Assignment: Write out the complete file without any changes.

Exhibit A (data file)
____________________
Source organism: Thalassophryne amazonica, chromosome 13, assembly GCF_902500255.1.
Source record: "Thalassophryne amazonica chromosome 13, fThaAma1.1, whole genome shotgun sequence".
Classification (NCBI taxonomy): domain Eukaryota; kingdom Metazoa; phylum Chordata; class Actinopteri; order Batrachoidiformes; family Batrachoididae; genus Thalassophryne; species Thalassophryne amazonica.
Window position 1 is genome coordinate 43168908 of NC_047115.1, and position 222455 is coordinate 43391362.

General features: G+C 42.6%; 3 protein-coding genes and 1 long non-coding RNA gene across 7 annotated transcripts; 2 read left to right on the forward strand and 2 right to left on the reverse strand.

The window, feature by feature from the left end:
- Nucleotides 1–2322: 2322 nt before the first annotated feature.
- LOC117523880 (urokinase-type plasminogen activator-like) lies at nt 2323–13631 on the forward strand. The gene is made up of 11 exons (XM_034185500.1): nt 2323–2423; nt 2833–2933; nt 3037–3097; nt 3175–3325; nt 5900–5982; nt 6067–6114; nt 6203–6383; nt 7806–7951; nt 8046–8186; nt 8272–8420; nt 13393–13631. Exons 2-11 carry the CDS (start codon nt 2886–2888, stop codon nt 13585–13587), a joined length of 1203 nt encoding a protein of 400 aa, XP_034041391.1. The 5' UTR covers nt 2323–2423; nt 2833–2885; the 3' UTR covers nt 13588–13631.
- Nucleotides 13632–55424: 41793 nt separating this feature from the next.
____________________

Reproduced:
Source organism: Thalassophryne amazonica, chromosome 13, assembly GCF_902500255.1.
Source record: "Thalassophryne amazonica chromosome 13, fThaAma1.1, whole genome shotgun sequence".
Classification (NCBI taxonomy): domain Eukaryota; kingdom Metazoa; phylum Chordata; class Actinopteri; order Batrachoidiformes; family Batrachoididae; genus Thalassophryne; species Thalassophryne amazonica.
Window position 1 is genome coordinate 43168908 of NC_047115.1, and position 222455 is coordinate 43391362.

General features: G+C 42.6%; 3 protein-coding genes and 1 long non-coding RNA gene across 7 annotated transcripts; 2 read left to right on the forward strand and 2 right to left on the reverse strand.

The window, feature by feature from the left end:
- Nucleotides 1–2322: 2322 nt before the first annotated feature.
- LOC117523880 (urokinase-type plasminogen activator-like) lies at nt 2323–13631 on the forward strand. The gene is made up of 11 exons (XM_034185500.1): nt 2323–2423; nt 2833–2933; nt 3037–3097; nt 3175–3325; nt 5900–5982; nt 6067–6114; nt 6203–6383; nt 7806–7951; nt 8046–8186; nt 8272–8420; nt 13393–13631. Exons 2-11 carry the CDS (start codon nt 2886–2888, stop codon nt 13585–13587), a joined length of 1203 nt encoding a protein of 400 aa, XP_034041391.1. The 5' UTR covers nt 2323–2423; nt 2833–2885; the 3' UTR covers nt 13588–13631.
- Nucleotides 13632–55424: 41793 nt separating this feature from the next.